Tuesday, August 17, 2010

Reading Ladders by Teri Lesesne

I first met Teri at the very first Middle Mosaic in Nashville, first time. She was presenting at a round table and had an impressive list of YA books that would appeal to struggling readers. She is now the blog I read religiously (aka DAILY) and her books are no different. Her newest book is Reading Ladders: Leading Students From Where They Are to Where We'd Like Them To Be, (Heinemann, 2010). I have to confess, I've already read it twice and not just because she is gracious enough to chair our sessions at NCTE when we bumble through our own booktalks, not nearly as eloquently as she does. And, not because she was generous enough to put up her own money to get us the LCD player we had ordered but never showed up (Philly, 2009). And, not just because she is the Goddess of YA Literature. Teri is an amazing woman as well as professor and reader. So, without further ado: Reading Ladders.

Lesesne rightly begins her book with REASONS for giving students time to read in class as well as ways to build lifelong readers. I love how she later connects Laurie Halse Anderson's WFMAD to her suggestion of RFMAD- Reading Fifteen Minutes A Day in order to get ourselves familiar with YA lit. Of course, if you've read recent entries, I seem to stay up into the wee hours if I want to finish the YA book I'm reading.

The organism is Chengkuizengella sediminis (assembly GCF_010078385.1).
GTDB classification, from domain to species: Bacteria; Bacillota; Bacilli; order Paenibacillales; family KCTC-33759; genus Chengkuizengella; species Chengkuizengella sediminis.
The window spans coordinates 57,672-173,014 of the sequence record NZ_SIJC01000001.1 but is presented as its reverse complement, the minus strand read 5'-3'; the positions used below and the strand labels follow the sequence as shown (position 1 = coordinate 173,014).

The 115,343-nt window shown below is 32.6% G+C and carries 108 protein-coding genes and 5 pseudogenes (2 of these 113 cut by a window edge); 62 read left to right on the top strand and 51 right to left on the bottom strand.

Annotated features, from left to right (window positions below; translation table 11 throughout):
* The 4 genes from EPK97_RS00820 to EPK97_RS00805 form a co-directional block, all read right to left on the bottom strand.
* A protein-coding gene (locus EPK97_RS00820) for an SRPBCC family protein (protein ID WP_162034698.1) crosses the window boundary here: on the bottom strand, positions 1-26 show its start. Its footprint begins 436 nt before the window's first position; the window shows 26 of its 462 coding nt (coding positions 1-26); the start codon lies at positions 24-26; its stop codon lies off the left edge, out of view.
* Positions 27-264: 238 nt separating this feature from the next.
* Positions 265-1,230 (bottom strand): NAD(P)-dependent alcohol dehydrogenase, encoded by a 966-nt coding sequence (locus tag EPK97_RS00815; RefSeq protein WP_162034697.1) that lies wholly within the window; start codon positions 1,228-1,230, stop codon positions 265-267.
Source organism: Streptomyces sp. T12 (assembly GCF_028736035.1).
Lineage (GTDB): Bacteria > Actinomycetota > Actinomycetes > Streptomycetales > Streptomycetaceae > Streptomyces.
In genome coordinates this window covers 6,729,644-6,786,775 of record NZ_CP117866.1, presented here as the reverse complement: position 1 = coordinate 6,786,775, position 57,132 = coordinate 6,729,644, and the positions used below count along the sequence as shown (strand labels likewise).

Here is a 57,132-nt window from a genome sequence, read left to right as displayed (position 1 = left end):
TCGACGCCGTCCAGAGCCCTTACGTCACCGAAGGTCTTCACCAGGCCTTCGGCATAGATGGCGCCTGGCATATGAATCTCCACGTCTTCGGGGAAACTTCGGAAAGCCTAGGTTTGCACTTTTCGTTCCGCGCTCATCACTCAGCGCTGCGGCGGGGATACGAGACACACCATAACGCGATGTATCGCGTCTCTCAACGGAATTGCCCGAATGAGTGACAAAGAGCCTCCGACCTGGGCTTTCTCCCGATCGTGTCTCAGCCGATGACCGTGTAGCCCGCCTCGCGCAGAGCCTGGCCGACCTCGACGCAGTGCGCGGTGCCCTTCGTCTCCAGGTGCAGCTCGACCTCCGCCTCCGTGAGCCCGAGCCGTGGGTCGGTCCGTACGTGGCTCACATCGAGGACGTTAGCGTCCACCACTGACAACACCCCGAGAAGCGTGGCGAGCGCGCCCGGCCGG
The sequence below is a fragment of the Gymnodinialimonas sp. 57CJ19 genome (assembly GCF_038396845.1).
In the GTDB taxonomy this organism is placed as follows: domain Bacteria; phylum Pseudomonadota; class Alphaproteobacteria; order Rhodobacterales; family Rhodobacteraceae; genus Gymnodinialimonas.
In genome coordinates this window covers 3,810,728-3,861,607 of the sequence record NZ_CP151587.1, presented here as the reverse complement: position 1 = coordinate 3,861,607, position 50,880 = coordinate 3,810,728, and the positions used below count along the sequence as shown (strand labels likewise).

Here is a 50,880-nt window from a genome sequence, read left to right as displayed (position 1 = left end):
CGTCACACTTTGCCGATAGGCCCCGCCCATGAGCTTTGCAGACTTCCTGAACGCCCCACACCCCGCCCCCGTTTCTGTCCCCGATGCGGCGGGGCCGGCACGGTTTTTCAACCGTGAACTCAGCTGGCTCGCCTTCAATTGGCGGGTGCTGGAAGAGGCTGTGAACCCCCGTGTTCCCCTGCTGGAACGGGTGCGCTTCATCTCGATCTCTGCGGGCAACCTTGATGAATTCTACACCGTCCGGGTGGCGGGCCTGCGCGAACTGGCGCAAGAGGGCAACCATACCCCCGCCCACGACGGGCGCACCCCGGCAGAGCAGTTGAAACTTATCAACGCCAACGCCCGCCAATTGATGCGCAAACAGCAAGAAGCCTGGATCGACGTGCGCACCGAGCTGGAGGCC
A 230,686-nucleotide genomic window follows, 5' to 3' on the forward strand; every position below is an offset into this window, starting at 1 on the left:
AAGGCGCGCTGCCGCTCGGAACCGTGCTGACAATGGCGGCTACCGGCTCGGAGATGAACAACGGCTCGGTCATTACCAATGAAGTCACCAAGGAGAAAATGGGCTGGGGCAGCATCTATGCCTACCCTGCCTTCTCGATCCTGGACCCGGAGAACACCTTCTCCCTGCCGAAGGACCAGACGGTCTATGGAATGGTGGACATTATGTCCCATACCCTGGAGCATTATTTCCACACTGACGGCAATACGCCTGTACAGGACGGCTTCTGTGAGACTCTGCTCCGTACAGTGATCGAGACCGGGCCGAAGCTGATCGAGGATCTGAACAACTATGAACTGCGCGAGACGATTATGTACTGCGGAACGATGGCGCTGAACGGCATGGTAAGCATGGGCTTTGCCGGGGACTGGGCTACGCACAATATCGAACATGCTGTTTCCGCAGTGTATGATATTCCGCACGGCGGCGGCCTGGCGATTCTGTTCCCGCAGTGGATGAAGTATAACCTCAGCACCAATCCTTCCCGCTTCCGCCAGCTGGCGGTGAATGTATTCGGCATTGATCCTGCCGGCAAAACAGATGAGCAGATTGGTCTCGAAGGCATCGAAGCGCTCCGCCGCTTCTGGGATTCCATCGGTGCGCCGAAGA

Reading Ladders are ways to scaffold reading experiences for students that build up to the "classics" that some high schools are requiring in our age of never ending testing. In the book's forward, Jim Blasingame rightly notes that if a student is required to read Lord of the Flies in 9th grade, but the last book he/she read is Harry Potter, the gap is large and the student may have a difficult time bringing the needed reading skills to the table. These ladders are a genius way to help students build the reading skills necessary for the higher level tasks later in schooling.

My favorite part of the book is that Lesesne incorporates so many different genres of books in her ladders. She uses picture books as well as graphic novels and audiobooks (one of my favorites!) I will be suggesting this book to colleagues when I present on blogging, Google Reader set-up and YA lit in a few weeks. I am excited because two people have already emailed me telling me how excited they are that this is part of PD this year!

How Many Copies Do You Have Pre-Ordered?

My oldest and I absolutely CAN'T WAIT for the release of Mockingjay next week. I have to clear time to just read and read. Twins will be @ camp and oldest and I will have time. I have two copies pre-ordered on Amazon (won't arrive until 8/26) and oldest has a Border's gift card ready and waiting. I'm pretty sure there will be another copy in there somewhere, as I will not be able to wait two days to begin and will definitely not win Mother of the Year Award if I steal the one the 10 yr-old bought with her own money. Besides, it will be the most checked out book in the fall. Can't have too many copies!
AUGUST 24, 2010! NOT FAR NOW....

August Nightmares

And, here they are again, boys and girls...those ugly August nightmares. However, after 21 years in the BIZ, they are now interspersed with dreams of delightful classes where all are learning and amazingly quiet and cooperative. Hmmmm....